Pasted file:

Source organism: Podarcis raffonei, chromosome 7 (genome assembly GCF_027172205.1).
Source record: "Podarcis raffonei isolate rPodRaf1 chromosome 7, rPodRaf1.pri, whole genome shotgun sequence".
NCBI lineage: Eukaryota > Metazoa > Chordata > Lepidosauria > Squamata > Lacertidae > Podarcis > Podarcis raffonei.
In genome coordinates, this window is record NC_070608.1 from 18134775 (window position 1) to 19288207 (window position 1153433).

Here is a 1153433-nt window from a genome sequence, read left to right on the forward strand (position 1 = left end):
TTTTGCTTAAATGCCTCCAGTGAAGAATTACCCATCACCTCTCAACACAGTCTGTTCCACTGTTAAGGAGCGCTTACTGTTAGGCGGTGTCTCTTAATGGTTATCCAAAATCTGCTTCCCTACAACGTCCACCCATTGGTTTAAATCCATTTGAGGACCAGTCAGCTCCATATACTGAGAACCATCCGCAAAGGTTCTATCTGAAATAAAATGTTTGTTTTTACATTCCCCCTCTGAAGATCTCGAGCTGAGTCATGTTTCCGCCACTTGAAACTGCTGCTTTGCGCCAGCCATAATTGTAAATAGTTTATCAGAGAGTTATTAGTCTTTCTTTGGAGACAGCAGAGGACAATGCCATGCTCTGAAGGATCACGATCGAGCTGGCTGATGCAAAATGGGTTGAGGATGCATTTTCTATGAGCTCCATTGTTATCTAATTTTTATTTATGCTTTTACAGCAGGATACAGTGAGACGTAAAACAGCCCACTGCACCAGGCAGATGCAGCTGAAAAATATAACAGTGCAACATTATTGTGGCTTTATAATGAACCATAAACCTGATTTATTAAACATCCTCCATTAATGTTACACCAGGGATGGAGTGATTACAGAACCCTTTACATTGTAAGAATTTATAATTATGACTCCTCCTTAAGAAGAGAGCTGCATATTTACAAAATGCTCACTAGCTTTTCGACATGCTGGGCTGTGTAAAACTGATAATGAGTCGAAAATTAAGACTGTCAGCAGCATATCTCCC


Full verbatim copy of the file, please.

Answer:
Source organism: Podarcis raffonei, chromosome 7 (genome assembly GCF_027172205.1).
Source record: "Podarcis raffonei isolate rPodRaf1 chromosome 7, rPodRaf1.pri, whole genome shotgun sequence".
NCBI lineage: Eukaryota > Metazoa > Chordata > Lepidosauria > Squamata > Lacertidae > Podarcis > Podarcis raffonei.
In genome coordinates, this window is record NC_070608.1 from 18134775 (window position 1) to 19288207 (window position 1153433).

Here is a 1153433-nt window from a genome sequence, read left to right on the forward strand (position 1 = left end):
TTTTGCTTAAATGCCTCCAGTGAAGAATTACCCATCACCTCTCAACACAGTCTGTTCCACTGTTAAGGAGCGCTTACTGTTAGGCGGTGTCTCTTAATGGTTATCCAAAATCTGCTTCCCTACAACGTCCACCCATTGGTTTAAATCCATTTGAGGACCAGTCAGCTCCATATACTGAGAACCATCCGCAAAGGTTCTATCTGAAATAAAATGTTTGTTTTTACATTCCCCCTCTGAAGATCTCGAGCTGAGTCATGTTTCCGCCACTTGAAACTGCTGCTTTGCGCCAGCCATAATTGTAAATAGTTTATCAGAGAGTTATTAGTCTTTCTTTGGAGACAGCAGAGGACAATGCCATGCTCTGAAGGATCACGATCGAGCTGGCTGATGCAAAATGGGTTGAGGATGCATTTTCTATGAGCTCCATTGTTATCTAATTTTTATTTATGCTTTTACAGCAGGATACAGTGAGACGTAAAACAGCCCACTGCACCAGGCAGATGCAGCTGAAAAATATAACAGTGCAACATTATTGTGGCTTTATAATGAACCATAAACCTGATTTATTAAACATCCTCCATTAATGTTACACCAGGGATGGAGTGATTACAGAACCCTTTACATTGTAAGAATTTATAATTATGACTCCTCCTTAAGAAGAGAGCTGCATATTTACAAAATGCTCACTAGCTTTTCGACATGCTGGGCTGTGTAAAACTGATAATGAGTCGAAAATTAAGACTGTCAGCAGCATATCTCCC